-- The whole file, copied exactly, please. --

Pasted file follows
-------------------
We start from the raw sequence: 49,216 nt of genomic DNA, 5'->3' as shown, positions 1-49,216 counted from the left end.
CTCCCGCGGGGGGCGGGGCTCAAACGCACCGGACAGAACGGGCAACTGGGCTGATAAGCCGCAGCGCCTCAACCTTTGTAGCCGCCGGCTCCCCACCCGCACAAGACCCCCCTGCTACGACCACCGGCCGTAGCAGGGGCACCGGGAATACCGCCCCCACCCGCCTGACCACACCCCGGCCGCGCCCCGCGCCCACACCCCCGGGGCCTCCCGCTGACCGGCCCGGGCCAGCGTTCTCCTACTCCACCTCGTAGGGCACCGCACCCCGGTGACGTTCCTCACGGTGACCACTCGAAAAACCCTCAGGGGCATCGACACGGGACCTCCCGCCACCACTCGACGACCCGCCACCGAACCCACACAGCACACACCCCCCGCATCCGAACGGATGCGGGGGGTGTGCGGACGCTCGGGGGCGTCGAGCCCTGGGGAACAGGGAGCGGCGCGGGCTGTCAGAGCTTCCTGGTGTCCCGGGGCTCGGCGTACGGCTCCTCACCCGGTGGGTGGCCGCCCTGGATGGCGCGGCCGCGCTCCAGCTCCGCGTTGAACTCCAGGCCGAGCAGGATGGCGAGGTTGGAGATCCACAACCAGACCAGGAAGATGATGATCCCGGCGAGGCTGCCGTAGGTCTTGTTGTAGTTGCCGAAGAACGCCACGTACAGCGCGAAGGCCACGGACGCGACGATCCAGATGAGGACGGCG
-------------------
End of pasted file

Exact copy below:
We start from the raw sequence: 49,216 nt of genomic DNA, 5'->3' as shown, positions 1-49,216 counted from the left end.
CTCCCGCGGGGGGCGGGGCTCAAACGCACCGGACAGAACGGGCAACTGGGCTGATAAGCCGCAGCGCCTCAACCTTTGTAGCCGCCGGCTCCCCACCCGCACAAGACCCCCCTGCTACGACCACCGGCCGTAGCAGGGGCACCGGGAATACCGCCCCCACCCGCCTGACCACACCCCGGCCGCGCCCCGCGCCCACACCCCCGGGGCCTCCCGCTGACCGGCCCGGGCCAGCGTTCTCCTACTCCACCTCGTAGGGCACCGCACCCCGGTGACGTTCCTCACGGTGACCACTCGAAAAACCCTCAGGGGCATCGACACGGGACCTCCCGCCACCACTCGACGACCCGCCACCGAACCCACACAGCACACACCCCCCGCATCCGAACGGATGCGGGGGGTGTGCGGACGCTCGGGGGCGTCGAGCCCTGGGGAACAGGGAGCGGCGCGGGCTGTCAGAGCTTCCTGGTGTCCCGGGGCTCGGCGTACGGCTCCTCACCCGGTGGGTGGCCGCCCTGGATGGCGCGGCCGCGCTCCAGCTCCGCGTTGAACTCCAGGCCGAGCAGGATGGCGAGGTTGGAGATCCACAACCAGACCAGGAAGATGATGATCCCGGCGAGGCTGCCGTAGGTCTTGTTGTAGTTGCCGAAGAACGCCACGTACAGCGCGAAGGCCACGGACGCGACGATCCAGATGAGGACGGCG